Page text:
Hear from CIOs, CTOs, and other C-level and senior execs on data and AI strategies at the Future of Work Summit this January 12, 2022. Learn more
Every week I get one or two companies who come into XSeed and ask if it is okay to pitch “without using a presentation.”
“Let’s just have a conversation,” they usually say.
I always oblige and see how it goes. What I have noticed, however, is that these meetings are very ineffective a high percentage of the time.
It isn’t that I’m a fan of PowerPoint; I agree with the idea that presentation tools can constrain one’s message and creativity if not used properly.
As I listened recently to an entrepreneur’s pitch that was drifting all over the map, I remembered a conversation with my first boss at Intel, Avram Miller. I was about to have my first one-on-one meeting with him, and I asked how he wanted me to communicate. Should I use a memo? Slides? Notes?
I’ll never forget his reply:
“I don’t care if you strip naked, shave your body, and use smoke signals — just be effective in communicating the key points you need to get across.”
I love that advice. For companies pitching a venture capitalist, I can’t give better counsel than that.
If you are presenting to a VC and don’t want to use slides, be sure you quickly communicate the following:
- Be specific on what product you are building.
- Give examples of who your customers are, how many of them there might be and why they will buy your solution (what is the specific problem that you are solving).
- State clearly against whom you compete and why your solution is better than theirs.
- Be specific on how big a business opportunity this is and what revenues will look like in three to five years.
- State where you are in your company formation process: prototype/demo/alpha/ beta/revenues, etc.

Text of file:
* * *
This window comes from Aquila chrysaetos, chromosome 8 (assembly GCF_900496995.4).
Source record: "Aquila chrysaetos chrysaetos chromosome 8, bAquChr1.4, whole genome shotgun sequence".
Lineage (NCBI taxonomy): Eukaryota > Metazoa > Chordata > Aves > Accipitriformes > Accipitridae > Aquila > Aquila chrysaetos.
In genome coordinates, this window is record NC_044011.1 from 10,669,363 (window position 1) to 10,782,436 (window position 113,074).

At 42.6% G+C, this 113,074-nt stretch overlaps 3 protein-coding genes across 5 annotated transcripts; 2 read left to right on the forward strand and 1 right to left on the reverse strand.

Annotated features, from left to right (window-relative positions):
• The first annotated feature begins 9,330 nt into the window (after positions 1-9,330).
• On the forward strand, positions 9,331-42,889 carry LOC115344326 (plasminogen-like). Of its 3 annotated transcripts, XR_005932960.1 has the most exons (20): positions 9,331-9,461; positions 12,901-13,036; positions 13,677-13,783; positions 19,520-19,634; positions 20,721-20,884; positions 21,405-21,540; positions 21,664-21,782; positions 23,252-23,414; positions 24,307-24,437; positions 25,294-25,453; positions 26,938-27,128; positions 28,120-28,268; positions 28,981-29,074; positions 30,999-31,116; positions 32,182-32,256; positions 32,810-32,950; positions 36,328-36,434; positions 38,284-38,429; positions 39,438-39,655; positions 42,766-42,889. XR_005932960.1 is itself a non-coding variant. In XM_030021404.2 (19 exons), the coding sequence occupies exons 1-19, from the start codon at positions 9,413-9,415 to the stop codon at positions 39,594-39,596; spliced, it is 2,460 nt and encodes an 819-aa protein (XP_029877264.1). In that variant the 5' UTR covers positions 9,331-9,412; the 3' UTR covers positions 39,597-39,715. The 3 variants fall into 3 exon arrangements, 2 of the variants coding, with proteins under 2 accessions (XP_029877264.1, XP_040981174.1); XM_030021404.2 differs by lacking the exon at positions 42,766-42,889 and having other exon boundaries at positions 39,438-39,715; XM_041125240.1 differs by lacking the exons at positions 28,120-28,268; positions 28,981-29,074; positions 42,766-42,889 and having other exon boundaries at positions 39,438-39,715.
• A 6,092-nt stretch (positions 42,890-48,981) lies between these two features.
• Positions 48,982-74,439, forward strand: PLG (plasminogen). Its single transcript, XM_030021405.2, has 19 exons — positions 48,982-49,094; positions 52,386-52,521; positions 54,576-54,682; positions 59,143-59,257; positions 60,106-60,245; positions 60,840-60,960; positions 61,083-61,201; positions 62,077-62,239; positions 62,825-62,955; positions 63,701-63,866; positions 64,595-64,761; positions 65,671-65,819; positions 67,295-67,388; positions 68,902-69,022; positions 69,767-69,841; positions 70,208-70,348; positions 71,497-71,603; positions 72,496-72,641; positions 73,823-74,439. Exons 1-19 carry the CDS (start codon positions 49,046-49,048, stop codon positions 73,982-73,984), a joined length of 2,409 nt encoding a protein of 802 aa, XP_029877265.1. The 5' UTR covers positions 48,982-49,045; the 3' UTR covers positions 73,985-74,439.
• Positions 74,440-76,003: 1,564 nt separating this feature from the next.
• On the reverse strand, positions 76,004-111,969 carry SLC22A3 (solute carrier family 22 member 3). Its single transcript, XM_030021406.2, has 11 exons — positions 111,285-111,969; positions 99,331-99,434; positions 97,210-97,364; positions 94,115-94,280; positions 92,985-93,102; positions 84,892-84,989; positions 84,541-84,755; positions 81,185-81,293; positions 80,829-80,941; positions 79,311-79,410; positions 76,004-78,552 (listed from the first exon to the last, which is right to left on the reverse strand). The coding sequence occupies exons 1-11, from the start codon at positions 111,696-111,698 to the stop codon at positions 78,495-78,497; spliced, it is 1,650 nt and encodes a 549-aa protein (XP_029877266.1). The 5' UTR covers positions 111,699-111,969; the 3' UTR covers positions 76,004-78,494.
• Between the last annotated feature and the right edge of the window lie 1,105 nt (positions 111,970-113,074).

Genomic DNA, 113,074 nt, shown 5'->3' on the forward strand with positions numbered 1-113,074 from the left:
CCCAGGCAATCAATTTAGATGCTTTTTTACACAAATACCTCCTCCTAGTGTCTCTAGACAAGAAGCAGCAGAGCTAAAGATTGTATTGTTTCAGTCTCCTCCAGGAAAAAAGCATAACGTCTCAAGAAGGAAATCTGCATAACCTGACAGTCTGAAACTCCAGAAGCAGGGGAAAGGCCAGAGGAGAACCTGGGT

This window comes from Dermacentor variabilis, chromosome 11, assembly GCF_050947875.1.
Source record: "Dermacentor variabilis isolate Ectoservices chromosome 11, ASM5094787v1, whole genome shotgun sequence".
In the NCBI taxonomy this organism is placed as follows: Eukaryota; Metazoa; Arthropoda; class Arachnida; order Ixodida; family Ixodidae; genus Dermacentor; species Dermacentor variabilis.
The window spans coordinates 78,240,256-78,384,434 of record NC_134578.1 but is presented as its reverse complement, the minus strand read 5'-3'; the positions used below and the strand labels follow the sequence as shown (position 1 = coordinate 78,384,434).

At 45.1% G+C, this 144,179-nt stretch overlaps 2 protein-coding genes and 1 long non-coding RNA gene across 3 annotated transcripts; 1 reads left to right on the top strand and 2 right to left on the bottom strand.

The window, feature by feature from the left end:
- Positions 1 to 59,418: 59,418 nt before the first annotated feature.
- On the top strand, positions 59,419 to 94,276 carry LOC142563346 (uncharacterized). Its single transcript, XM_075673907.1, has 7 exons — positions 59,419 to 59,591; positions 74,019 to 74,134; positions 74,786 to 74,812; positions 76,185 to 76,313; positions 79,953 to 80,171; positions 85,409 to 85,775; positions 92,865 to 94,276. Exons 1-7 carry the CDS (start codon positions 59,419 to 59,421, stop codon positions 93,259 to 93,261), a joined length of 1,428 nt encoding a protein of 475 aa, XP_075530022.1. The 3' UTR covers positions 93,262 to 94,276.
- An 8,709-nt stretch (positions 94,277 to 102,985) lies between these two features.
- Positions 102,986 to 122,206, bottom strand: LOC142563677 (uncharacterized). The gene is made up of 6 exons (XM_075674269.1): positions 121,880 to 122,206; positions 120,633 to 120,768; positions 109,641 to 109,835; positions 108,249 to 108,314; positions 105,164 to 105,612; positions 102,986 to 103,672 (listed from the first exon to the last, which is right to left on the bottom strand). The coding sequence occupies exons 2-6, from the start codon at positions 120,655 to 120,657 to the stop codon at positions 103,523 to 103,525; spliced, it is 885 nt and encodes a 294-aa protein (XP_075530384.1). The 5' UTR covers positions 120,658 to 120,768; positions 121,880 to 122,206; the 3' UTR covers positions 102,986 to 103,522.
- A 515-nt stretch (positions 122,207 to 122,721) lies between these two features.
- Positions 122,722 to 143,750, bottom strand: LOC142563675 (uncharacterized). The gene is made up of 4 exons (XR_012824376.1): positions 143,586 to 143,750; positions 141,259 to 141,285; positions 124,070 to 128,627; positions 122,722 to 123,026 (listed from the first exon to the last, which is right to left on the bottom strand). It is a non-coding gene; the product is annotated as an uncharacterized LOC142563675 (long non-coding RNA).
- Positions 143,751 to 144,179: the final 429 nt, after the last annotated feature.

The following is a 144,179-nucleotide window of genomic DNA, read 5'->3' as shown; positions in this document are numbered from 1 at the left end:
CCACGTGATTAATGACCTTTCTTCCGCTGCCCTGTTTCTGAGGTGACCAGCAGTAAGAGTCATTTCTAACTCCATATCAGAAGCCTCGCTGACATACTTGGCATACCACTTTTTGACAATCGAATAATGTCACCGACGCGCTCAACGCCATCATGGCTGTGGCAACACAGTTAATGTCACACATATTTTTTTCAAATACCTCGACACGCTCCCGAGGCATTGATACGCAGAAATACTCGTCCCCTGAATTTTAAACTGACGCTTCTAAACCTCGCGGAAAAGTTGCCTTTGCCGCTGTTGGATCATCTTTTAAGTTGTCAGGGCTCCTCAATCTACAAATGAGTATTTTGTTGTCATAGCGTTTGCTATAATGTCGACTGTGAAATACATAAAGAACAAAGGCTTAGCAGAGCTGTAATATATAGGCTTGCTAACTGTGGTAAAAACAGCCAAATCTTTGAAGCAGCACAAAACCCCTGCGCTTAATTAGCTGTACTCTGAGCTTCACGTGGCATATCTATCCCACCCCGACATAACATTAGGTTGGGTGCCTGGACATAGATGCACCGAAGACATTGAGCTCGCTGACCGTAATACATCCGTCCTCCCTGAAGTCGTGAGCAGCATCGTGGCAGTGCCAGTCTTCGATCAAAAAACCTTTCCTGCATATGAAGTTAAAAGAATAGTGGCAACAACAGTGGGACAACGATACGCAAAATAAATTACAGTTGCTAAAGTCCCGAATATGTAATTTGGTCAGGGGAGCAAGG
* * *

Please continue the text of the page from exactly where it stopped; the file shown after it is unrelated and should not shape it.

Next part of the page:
If you don’t use slides, you should be able to communicate these answers in 15 to 30 minutes, even if you are interrupted frequently with questions.
While there is a sexiness and aura of confidence in “flying without a net,” be sure you clearly answer the usual questions that investors need to know. You can have a deck as backup and refer to it as needed, but be very careful that you don’t meander in your meeting such that you don’t efficiently give essential information around your firm’s opportunity.
VCs often see hundreds of companies a month. Your job is to separate us from our money. Make that as easy on yourself as you can.
If you choose not to use a presentation and you discuss the above items effectively, you have a good chance of appearing confident and on top of key issues that will face your startup. VCs love knowledgeable and thoughtful entrepreneurs.
Be aware, however, that the risk of not using a presentation is that you come across as unprepared and disorganized regarding the issues which are critical to the people on the other side of the table.
Be careful that you don’t use the strategy of “just having a conversation” as an excuse for not being prepared and not leading the meeting in a proper direction.
Image via docpop/Flickr
Robert Siegel is a General Partner at XSeed Capital, bringing extensive innovative leadership in strategy definition, operational execution, and international sales and marketing for companies large and small. He is currently on faculty at the Stanford University Graduate School of Business, has co-authored several articles for California Management Review, and served as lead researcher for Andy Grove’s book Only the Paranoid Survive. This post originally appeared on his blog.
VentureBeatVentureBeat's mission is to be a digital town square for technical decision-makers to gain knowledge about transformative technology and transact. Our site delivers essential information on data technologies and strategies to guide you as you lead your organizations. We invite you to become a member of our community, to access:
- up-to-date information on the subjects of interest to you
- our newsletters
- gated thought-leader content and discounted access to our prized events, such as Transform 2021: Learn More
- networking features, and more